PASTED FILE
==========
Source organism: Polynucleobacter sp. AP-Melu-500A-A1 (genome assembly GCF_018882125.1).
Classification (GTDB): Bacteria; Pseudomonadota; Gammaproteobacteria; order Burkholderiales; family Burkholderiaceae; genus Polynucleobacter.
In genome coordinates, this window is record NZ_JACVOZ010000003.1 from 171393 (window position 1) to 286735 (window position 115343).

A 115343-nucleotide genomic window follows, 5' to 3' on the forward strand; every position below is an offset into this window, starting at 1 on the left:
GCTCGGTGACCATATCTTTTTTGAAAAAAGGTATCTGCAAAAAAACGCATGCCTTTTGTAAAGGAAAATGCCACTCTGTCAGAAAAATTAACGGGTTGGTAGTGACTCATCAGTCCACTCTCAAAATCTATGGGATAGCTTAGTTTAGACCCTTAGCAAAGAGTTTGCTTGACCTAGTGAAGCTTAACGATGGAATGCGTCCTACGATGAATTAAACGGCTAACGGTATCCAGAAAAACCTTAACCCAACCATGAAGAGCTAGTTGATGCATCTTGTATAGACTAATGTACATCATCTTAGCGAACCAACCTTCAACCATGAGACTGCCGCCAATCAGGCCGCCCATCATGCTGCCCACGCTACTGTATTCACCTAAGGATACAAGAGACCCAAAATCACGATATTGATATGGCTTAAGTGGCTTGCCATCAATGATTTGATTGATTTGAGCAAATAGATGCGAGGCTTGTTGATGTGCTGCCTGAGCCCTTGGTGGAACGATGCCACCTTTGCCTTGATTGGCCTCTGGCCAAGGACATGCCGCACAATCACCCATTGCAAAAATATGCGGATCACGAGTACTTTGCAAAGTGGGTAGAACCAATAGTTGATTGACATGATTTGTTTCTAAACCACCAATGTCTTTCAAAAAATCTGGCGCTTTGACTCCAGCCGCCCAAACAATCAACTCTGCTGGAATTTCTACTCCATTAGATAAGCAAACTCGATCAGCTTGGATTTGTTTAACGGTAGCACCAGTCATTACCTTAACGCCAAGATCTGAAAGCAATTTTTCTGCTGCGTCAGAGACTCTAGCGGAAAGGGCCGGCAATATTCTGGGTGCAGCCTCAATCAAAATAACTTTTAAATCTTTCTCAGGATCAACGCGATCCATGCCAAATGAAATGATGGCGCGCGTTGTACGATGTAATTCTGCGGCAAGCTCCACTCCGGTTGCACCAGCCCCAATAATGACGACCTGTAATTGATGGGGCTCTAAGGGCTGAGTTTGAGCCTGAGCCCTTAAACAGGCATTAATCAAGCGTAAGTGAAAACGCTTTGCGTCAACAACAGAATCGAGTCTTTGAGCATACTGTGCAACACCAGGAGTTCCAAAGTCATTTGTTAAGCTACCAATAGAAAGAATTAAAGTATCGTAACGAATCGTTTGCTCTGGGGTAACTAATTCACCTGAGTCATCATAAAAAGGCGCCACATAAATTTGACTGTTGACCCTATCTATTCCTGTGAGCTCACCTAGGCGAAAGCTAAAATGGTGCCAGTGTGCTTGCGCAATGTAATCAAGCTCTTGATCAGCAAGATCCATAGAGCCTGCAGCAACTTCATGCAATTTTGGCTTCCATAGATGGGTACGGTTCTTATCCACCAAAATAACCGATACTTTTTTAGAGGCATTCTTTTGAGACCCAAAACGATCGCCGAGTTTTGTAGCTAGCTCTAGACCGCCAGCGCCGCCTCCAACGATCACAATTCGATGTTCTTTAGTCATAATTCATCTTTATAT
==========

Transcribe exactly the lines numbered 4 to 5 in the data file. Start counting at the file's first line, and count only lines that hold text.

A 115343-nucleotide genomic window follows, 5' to 3' on the forward strand; every position below is an offset into this window, starting at 1 on the left:
GCTCGGTGACCATATCTTTTTTGAAAAAAGGTATCTGCAAAAAAACGCATGCCTTTTGTAAAGGAAAATGCCACTCTGTCAGAAAAATTAACGGGTTGGTAGTGACTCATCAGTCCACTCTCAAAATCTATGGGATAGCTTAGTTTAGACCCTTAGCAAAGAGTTTGCTTGACCTAGTGAAGCTTAACGATGGAATGCGTCCTACGATGAATTAAACGGCTAACGGTATCCAGAAAAACCTTAACCCAACCATGAAGAGCTAGTTGATGCATCTTGTATAGACTAATGTACATCATCTTAGCGAACCAACCTTCAACCATGAGACTGCCGCCAATCAGGCCGCCCATCATGCTGCCCACGCTACTGTATTCACCTAAGGATACAAGAGACCCAAAATCACGATATTGATATGGCTTAAGTGGCTTGCCATCAATGATTTGATTGATTTGAGCAAATAGATGCGAGGCTTGTTGATGTGCTGCCTGAGCCCTTGGTGGAACGATGCCACCTTTGCCTTGATTGGCCTCTGGCCAAGGACATGCCGCACAATCACCCATTGCAAAAATATGCGGATCACGAGTACTTTGCAAAGTGGGTAGAACCAATAGTTGATTGACATGATTTGTTTCTAAACCACCAATGTCTTTCAAAAAATCTGGCGCTTTGACTCCAGCCGCCCAAACAATCAACTCTGCTGGAATTTCTACTCCATTAGATAAGCAAACTCGATCAGCTTGGATTTGTTTAACGGTAGCACCAGTCATTACCTTAACGCCAAGATCTGAAAGCAATTTTTCTGCTGCGTCAGAGACTCTAGCGGAAAGGGCCGGCAATATTCTGGGTGCAGCCTCAATCAAAATAACTTTTAAATCTTTCTCAGGATCAACGCGATCCATGCCAAATGAAATGATGGCGCGCGTTGTACGATGTAATTCTGCGGCAAGCTCCACTCCGGTTGCACCAGCCCCAATAATGACGACCTGTAATTGATGGGGCTCTAAGGGCTGAGTTTGAGCCTGAGCCCTTAAACAGGCATTAATCAAGCGTAAGTGAAAACGCTTTGCGTCAACAACAGAATCGAGTCTTTGAGCATACTGTGCAACACCAGGAGTTCCAAAGTCATTTGTTAAGCTACCAATAGAAAGAATTAAAGTATCGTAACGAATCGTTTGCTCTGGGGTAACTAATTCACCTGAGTCATCATAAAAAGGCGCCACATAAATTTGACTGTTGACCCTATCTATTCCTGTGAGCTCACCTAGGCGAAAGCTAAAATGGTGCCAGTGTGCTTGCGCAATGTAATCAAGCTCTTGATCAGCAAGATCCATAGAGCCTGCAGCAACTTCATGCAATTTTGGCTTCCATAGATGGGTACGGTTCTTATCCACCAAAATAACCGATACTTTTTTAGAGGCATTCTTTTGAGACCCAAAACGATCGCCGAGTTTTGTAGCTAGCTCTAGACCGCCAGCGCCGCCTCCAACGATCACAATTCGATGTTCTTTAGTCATAATTCATCTTTATAT